One day my wife surprised us––she came to the Ghetto. Our happiness was immeasurable. After a few days my sister went out to the market to buy a few onions (one hour was designated for shopping for the Jews). A “miliziant” Fada Manishevitz approached her and hit her over the head with a club. She fell fainting. I went to complain to the head of the militia to complain about Manishevitz, but Manishevitz took out a knife and stabbed me in the rib. A man, Z.G. who stood on the sideline laughed: “No matter, a stab with a knife will not kill you…” For six weeks I lay hovering between life and death. Miraculously I survived.

And something new: the Ghetto was to be divided in two. Those destined to life and those to death. Those holding “work–cards” separately and the sheep for slaughter – separately.

One Thursday Yod Alef Sivan Tav Shin Bet––May 27, 1942 the Gestapo blockaded and slaughtered us. They murdered more than 3500 people (Y: a thousand people), among them my mother ( Y: Aleyha HaShalom, may her memory be a blessing), and our neighbor with her five children.

As darkness descended we fled toward the section of the “work–card” holders and we hid there for a few days. I found “protekzia” favoritism and we were registered amongst the living. Meanwhile the militia men were searching the clothes of the murdered and grabbed valuables and money.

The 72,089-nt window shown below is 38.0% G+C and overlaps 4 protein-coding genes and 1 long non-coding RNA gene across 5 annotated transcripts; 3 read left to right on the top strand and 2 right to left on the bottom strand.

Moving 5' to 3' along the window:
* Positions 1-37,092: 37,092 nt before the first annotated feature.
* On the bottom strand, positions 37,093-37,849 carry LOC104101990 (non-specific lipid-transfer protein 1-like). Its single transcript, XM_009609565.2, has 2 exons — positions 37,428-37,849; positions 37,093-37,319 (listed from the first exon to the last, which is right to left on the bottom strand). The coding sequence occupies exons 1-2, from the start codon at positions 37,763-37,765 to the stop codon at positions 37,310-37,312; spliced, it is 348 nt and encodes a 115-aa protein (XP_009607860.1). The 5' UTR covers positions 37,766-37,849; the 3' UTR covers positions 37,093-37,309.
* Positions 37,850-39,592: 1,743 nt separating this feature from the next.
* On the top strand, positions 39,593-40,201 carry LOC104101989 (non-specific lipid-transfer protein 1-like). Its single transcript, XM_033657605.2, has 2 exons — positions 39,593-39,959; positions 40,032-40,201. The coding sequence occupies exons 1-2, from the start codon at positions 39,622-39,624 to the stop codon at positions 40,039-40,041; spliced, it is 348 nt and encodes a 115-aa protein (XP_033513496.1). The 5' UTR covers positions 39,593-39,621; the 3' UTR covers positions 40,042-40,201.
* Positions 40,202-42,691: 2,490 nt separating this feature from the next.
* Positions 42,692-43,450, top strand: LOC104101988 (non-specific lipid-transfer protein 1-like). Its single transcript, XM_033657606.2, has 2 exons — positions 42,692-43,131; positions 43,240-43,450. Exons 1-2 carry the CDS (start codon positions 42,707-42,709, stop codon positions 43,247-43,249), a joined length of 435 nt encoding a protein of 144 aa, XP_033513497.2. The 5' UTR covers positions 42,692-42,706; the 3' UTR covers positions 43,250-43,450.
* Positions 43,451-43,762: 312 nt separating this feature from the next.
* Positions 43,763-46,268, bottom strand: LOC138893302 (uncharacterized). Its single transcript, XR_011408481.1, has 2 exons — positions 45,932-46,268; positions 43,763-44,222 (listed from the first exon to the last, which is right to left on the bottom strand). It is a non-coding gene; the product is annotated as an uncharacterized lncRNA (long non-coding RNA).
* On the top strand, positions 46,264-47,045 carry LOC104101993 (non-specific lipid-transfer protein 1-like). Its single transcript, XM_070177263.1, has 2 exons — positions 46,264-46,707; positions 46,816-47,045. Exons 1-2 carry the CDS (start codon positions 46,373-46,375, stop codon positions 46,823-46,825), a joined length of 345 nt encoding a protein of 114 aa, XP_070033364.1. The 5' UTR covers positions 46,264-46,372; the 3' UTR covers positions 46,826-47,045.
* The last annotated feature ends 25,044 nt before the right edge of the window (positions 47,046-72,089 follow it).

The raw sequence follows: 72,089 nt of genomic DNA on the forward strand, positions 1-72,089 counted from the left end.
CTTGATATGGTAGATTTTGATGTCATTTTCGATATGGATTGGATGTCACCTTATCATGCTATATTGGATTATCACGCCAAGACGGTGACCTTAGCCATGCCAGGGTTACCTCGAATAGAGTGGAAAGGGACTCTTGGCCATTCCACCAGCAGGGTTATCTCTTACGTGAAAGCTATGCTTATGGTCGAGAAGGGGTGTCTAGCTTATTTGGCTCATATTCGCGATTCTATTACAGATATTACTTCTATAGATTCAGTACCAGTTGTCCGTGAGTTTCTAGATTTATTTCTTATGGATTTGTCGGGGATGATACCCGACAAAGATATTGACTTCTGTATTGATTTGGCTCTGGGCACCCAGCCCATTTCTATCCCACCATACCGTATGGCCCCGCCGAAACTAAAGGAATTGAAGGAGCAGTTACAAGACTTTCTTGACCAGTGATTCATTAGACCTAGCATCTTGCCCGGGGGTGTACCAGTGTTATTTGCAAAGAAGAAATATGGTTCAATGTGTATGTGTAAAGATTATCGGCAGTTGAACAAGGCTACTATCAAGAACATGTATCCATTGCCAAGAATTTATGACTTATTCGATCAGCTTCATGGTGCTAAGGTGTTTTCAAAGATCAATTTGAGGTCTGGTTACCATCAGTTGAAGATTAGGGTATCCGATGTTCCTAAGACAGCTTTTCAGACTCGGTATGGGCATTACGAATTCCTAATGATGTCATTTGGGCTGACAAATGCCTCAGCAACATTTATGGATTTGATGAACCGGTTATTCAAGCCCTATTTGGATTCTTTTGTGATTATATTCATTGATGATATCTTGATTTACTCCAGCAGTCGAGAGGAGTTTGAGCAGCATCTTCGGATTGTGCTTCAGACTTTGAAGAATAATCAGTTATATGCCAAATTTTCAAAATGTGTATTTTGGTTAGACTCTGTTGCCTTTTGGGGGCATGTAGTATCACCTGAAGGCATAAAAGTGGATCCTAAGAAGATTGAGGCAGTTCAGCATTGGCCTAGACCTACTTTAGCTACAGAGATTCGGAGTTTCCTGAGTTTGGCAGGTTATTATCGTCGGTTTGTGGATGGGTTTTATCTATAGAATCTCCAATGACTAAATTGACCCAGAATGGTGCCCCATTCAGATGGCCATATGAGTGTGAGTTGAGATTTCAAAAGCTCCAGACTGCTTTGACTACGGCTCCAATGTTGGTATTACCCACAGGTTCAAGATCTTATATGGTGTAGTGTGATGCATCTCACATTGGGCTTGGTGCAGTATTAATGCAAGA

Panic stricken, haunted by the sound of a falling leaf, we arrived at the New Year of תש”ג 1942.[6]

When I heard a new rumor: Graves were being dug for the remainder of the people…

[Column 471]

We decided to run away and hide with a Polish acquaintance. We stayed with him for a month (Y: ten days.) Then came the Gentile and said: “Fisher, do you have gold––good, if not you will have to scram from here…” I returned to the town, I dug and took out a few gold coins and gave them to him, and then afterwards he chased us away from his house. “Where should we go now?”

We fled to a nearby forest. I heard the sound of voices, I listened intently – I heard Jewish voices (Y: Yiddish spoken) We approached. And there was (a group of Jews) and a bunker…